Hitting the Heights in Economics

"" Economist Professor Richard Brealey made the most of his opportunities and has consequently enjoyed a glittering career.

"Some people have a clear goal in life; others go where the wind takes them. I fall in the latter camp," he explains. It is an approach that has served him well: he is one of the most respected academics in the field of financial economics and has worked as a special adviser to the Governor of the Bank of England.

Professor Brealey (OE 1946 – 1954), who is known as Dick, went to Exeter College, Oxford. "On leaving college I joined the investment department of a Canadian insurance company, partly because they offered immediate responsibilities and partly because they promised me a year working in Canada. Visiting companies as an investment analyst and later managing the UK equity portfolio was great fun, but towards the end of my time there I became interested in some of the exciting new theories about portfolio management."

To pursue this interest and try to apply these theories, Dick got a job in the United States. "My three years in the States involved getting to know many of the academics working in the area and, when I got an offer from the newly established London Business School (LBS) to join their finance faculty, I became an academic myself." Apart from his secondment as a special adviser to the Governor of the Bank of England, he has stayed at LBS ever since. He believes he has been lucky throughout his adult life: "I was lucky to join LBS during the golden age of financial economics. I was lucky to help build a classy finance faculty and to team up with a friend from MIT to write a textbook that 30 years later is still the most widely used finance text [Principles of Corporate Finance, with S C Myers and F Allen, 10th ed, 2010]. During my time at LBS I have had plenty of opportunities to travel, and to consult and provide expert testimony in many countries. And outside work I have been fortunate enough to enjoy rowing, climbing, skiing and riding my horse."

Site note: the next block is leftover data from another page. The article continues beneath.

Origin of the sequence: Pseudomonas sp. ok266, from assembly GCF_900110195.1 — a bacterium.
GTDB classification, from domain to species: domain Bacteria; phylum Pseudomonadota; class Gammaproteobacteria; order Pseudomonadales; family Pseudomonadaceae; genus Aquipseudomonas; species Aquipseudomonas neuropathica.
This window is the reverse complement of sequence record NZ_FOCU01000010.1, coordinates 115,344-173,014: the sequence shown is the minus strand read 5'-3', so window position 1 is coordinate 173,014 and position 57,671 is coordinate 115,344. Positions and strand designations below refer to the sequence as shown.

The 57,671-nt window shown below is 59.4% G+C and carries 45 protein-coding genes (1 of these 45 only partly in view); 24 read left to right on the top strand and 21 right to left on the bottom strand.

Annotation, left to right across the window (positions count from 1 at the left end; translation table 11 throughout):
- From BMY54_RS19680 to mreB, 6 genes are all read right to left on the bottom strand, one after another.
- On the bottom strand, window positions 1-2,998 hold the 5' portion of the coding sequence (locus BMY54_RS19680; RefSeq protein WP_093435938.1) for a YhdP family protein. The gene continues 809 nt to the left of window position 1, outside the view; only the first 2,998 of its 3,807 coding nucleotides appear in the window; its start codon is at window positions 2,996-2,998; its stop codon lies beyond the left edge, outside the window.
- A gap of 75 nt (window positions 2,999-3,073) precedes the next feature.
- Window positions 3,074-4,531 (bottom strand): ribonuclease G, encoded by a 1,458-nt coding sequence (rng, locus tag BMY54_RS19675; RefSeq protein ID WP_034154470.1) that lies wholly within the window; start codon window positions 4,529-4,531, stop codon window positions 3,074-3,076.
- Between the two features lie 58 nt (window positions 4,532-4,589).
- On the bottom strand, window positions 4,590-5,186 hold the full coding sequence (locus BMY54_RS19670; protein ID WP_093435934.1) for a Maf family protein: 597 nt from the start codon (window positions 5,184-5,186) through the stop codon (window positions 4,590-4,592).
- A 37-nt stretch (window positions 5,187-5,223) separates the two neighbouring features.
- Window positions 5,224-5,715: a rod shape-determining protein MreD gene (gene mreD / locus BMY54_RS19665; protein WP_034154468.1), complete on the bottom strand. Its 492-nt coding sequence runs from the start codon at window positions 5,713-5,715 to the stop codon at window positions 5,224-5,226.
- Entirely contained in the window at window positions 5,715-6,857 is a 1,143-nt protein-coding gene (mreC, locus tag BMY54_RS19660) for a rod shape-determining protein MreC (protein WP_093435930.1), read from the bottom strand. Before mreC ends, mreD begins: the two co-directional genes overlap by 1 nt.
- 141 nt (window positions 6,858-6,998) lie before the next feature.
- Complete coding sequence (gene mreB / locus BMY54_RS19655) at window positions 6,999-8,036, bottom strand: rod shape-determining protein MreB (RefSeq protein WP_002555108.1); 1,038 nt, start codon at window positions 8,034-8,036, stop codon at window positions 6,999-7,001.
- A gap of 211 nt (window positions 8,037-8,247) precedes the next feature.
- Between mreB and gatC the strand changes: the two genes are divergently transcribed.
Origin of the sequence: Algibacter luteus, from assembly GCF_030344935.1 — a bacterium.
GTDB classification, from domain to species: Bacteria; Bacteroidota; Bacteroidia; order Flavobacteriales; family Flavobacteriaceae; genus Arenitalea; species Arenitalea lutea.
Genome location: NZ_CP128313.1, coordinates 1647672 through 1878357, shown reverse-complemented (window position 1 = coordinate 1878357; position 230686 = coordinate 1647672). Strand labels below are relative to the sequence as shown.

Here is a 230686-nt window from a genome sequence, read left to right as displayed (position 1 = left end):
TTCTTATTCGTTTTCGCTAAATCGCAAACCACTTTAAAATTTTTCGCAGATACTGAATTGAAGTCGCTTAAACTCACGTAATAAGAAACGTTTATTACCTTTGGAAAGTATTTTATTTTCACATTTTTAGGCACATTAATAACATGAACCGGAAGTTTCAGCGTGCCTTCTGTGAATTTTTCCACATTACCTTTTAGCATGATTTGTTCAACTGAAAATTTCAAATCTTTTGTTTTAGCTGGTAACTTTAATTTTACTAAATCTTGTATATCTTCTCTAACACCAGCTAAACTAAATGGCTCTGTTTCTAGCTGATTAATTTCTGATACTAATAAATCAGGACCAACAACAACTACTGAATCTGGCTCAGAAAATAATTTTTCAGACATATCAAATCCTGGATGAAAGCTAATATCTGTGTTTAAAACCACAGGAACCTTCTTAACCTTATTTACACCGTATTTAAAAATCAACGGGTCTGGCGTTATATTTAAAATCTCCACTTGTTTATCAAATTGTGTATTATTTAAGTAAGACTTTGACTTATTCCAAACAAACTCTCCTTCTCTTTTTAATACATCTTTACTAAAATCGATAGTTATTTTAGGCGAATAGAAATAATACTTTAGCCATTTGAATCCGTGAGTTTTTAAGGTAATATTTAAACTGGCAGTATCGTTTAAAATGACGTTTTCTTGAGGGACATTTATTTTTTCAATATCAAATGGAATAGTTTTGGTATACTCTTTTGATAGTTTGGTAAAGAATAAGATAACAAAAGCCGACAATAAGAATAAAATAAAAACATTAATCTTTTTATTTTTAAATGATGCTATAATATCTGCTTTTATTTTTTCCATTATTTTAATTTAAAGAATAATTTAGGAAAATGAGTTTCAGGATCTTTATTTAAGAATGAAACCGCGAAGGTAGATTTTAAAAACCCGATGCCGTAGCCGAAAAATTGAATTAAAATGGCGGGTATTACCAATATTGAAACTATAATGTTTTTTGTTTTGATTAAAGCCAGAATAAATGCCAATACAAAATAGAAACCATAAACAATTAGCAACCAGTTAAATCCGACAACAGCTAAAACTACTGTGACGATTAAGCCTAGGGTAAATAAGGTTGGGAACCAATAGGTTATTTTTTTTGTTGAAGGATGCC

Now Emeritus Professor of Finance at LBS, he holds positions including: Director of the Swiss Helvetia Fund and deputy chairman of the Balancing and Settlement Code Panel; Associate Editor, Journal of Applied Corporate Finance; Advisory Editor, Economic Notes and member of the Advisory Board of International Finance. His career has included visiting appointments at the University of California (Berkeley), University of British Columbia, University of Hawaii and Australian Graduate School of Management.

"My wife, who would probably once have been horrified at the thought of marrying a professor, is now reconciled and grateful that, although I may be forgetful, at least I do not have a wispy beard," he concludes.